The evolution of e-commerce – led by Amazon – has created an intensely savvy consumer population. Amazon’s platform allows users to easily compare products from different vendors to get the best price. People travel to retail stores to try on clothes and shoes, only to purchase them online for less. Even the longest running game show in television history awards points for knowing how much consumer products cost.
Healthcare, on the other hand, does not engender the same kind of visibility around pricing for services. Patients often don’t know how much they will pay for their care until they are standing at the pharmacy counter or after the care is delivered. So, when CMS implemented a new rule in 2021 that required hospitals to publicly post service costs, it marked the beginning of a shift to a patient-friendly model across the industry. This year, the agency applied the same model to insurers – allowing patients to see what their insurance provider covers and the out-of-pocket costs for items or services.
These price transparency mandates represent a positive first step, but the most meaningful change in this area is yet to come. Hospitals and health plans must currently post their pricing data in a “machine-readable” format, which is not easy for an average consumer to understand. The true impact on patient decision-making will come when patients have the same easy access to pricing information that they enjoy on Amazon – empowering them with the data they need to make the best decisions for their care. These are the steps the healthcare system must take to bring that vision to fruition:
Right place, right time
Patients and providers don’t just need more visibility into care costs, they need visibility as quickly as possible. For some conditions, shortening the time to therapy is critical to avoid serious disease progression – the sooner patients start on therapy, the better. The point-of-care marks the first opportunity for patients and their providers to weigh different care plan options.
Establishing cost in the doctor’s office helps to avoid several issues, such as the worst-case-scenario of a patient learning they can’t afford the care ordered and becoming non-adherent. Additionally, real-time cost visibility can prompt a discussion around care options and alternatives, avoiding unnecessary downstream work if a patient is unwilling to pay for their care at the time of service.
Transparency at the point of care also uncovers whether the order requires prior authorization from an insurer, which leads to paperwork and/or phone calls between the care provider, the insurer, and the patient. If the physician can identify effective care that does not require prior authorization, both the patient and physician’s office can save time and avoid administrative hassle. Patients need to know which options their health plan will cover and how much of the cost they are responsible for, allowing them to select the option with the lowest out-of-pocket cost and least friction.
Restore consumer choice
Before Amazon completely changed how consumers buy just about anything, it put tremendous pressure on book retailers and publishers, and created a highly competitive marketplace. That pressure forced incumbents in the book business to improve their customer experience or lose out to Amazon, and it gave the book consumer more choice than ever before. Amazon’s platform laid bare all of the potential prices for books, building trust and creating a loyal customer base.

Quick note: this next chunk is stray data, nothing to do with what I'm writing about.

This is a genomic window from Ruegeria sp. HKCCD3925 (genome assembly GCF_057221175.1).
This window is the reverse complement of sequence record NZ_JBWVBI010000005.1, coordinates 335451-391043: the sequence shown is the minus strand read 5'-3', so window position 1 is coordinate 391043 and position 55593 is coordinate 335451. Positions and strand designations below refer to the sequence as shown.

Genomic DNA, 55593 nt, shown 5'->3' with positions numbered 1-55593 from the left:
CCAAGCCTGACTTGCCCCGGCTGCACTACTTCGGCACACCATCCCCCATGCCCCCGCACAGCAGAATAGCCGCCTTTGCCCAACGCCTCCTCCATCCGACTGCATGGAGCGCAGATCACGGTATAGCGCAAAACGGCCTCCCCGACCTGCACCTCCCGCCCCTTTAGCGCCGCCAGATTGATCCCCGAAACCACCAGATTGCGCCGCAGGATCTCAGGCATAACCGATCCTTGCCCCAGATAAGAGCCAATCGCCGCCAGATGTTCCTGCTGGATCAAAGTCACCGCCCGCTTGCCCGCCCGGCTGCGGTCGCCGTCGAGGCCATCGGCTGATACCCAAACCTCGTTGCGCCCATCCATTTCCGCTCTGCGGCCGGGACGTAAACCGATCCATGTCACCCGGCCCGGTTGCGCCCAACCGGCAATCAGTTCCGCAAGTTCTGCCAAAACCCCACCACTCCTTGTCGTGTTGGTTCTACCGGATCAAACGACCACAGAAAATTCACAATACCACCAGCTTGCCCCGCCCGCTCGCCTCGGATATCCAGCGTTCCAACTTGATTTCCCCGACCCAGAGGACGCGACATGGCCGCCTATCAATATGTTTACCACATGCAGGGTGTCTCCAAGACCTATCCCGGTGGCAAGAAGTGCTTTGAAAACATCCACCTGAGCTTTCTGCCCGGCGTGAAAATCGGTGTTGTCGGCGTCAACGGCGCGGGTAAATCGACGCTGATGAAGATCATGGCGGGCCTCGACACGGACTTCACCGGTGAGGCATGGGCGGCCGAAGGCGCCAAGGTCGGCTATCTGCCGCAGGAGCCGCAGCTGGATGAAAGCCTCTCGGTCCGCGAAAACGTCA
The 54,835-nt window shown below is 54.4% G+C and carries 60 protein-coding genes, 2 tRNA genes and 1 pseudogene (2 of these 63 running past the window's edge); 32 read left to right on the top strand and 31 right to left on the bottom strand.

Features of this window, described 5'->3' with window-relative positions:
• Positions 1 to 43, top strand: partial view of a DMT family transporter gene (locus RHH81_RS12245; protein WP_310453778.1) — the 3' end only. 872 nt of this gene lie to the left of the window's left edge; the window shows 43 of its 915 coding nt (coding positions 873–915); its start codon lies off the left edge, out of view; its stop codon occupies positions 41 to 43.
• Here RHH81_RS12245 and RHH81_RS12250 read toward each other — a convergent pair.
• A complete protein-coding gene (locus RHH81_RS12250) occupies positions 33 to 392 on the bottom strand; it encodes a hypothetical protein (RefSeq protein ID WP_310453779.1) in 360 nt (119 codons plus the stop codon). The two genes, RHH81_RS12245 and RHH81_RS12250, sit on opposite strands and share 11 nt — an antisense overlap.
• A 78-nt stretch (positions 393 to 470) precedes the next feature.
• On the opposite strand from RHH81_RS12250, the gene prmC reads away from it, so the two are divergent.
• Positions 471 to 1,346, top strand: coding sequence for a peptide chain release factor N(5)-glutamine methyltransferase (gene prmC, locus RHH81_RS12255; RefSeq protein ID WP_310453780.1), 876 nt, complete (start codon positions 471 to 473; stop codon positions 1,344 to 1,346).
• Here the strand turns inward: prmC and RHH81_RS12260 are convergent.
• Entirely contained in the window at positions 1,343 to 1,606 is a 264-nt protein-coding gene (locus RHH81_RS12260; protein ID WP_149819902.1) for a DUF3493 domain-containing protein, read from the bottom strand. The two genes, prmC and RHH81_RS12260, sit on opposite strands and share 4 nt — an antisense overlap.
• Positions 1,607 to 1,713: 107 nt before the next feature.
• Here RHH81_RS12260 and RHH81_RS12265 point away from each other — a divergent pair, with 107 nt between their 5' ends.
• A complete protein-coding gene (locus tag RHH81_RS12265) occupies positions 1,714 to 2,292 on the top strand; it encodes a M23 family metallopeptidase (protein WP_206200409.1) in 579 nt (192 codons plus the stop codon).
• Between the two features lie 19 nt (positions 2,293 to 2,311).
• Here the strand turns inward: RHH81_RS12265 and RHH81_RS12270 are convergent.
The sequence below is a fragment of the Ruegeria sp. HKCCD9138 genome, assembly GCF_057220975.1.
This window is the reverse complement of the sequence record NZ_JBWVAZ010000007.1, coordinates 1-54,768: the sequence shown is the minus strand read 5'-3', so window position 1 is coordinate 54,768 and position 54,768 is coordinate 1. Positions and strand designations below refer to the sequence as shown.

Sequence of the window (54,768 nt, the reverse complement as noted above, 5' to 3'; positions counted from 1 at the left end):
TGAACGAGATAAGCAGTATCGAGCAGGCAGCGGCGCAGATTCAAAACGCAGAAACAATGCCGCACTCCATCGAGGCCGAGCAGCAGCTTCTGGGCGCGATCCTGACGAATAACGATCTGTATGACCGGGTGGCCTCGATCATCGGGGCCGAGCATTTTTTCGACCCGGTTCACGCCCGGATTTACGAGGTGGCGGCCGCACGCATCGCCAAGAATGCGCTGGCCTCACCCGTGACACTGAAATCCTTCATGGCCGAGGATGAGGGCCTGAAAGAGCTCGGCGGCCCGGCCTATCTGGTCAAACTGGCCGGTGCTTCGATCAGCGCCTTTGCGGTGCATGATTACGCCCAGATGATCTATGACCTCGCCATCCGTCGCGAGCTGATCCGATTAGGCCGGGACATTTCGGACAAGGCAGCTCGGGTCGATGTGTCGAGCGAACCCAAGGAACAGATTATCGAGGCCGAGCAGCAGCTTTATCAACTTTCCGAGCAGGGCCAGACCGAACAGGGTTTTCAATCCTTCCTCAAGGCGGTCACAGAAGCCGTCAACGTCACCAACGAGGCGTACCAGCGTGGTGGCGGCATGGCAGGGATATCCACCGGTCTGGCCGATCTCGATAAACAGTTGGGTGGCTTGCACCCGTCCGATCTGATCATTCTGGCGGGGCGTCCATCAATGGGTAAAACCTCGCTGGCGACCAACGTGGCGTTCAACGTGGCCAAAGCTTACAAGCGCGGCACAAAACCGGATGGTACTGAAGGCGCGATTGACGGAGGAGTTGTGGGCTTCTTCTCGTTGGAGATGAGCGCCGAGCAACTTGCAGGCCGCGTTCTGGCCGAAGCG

In healthcare, the often opaque prices come from a defensive impulse to retain customers, but this is a short-sighted strategy. Amazon created the gold standard in customer engagement and retention – and those in healthcare who follow Amazon’s lead in building trust will be the market leaders of tomorrow. That trust starts with proactively helping patients navigate and understand the complexities of healthcare pricing. High deductibles and limited coverage have placed a significant share of the cost of care on patients, and they deserve a better way to mitigate out-of-pocket spending.
Provider organizations already have the benefit of patient trust through the high quality care they provide. Combining clinical excellence with insight to make the most cost-efficient choices for patient care will elevate that trust further.
Power in the platform
The EHR is constantly evolving to integrate new capabilities – including the ability to display accurate cost and coverage information. Integrating data visibility will create a highly personalized and intuitive platform that helps patients feel more in tune with their care.
EHRs, however, have a much more challenging environment compared to an e-commerce platform. EHR vendors must introduce choice based on health plan design and affordability, but also protect the provider experience so that it maintains its primary focus of quality patient care. Those that succeed in striking this balance will catapult the industry into the 21st century tech experience consumers have come to expect.
The first stage of price transparency will come at the point of care, but the next phase will be even more transformational – when a patient can pull up the cost of a prescription or service on their smartphone – just as easily as they find a book on Amazon.
The tools for this transformation are widely available today. Now, healthcare providers, plans, and EHR vendors need to give patients the information and customer experience that they deserve.
About Kyle Kiser
Kyle Kiser is the CEO of Arrive Health, a leading provider of integrated solutions that improve patient access to care.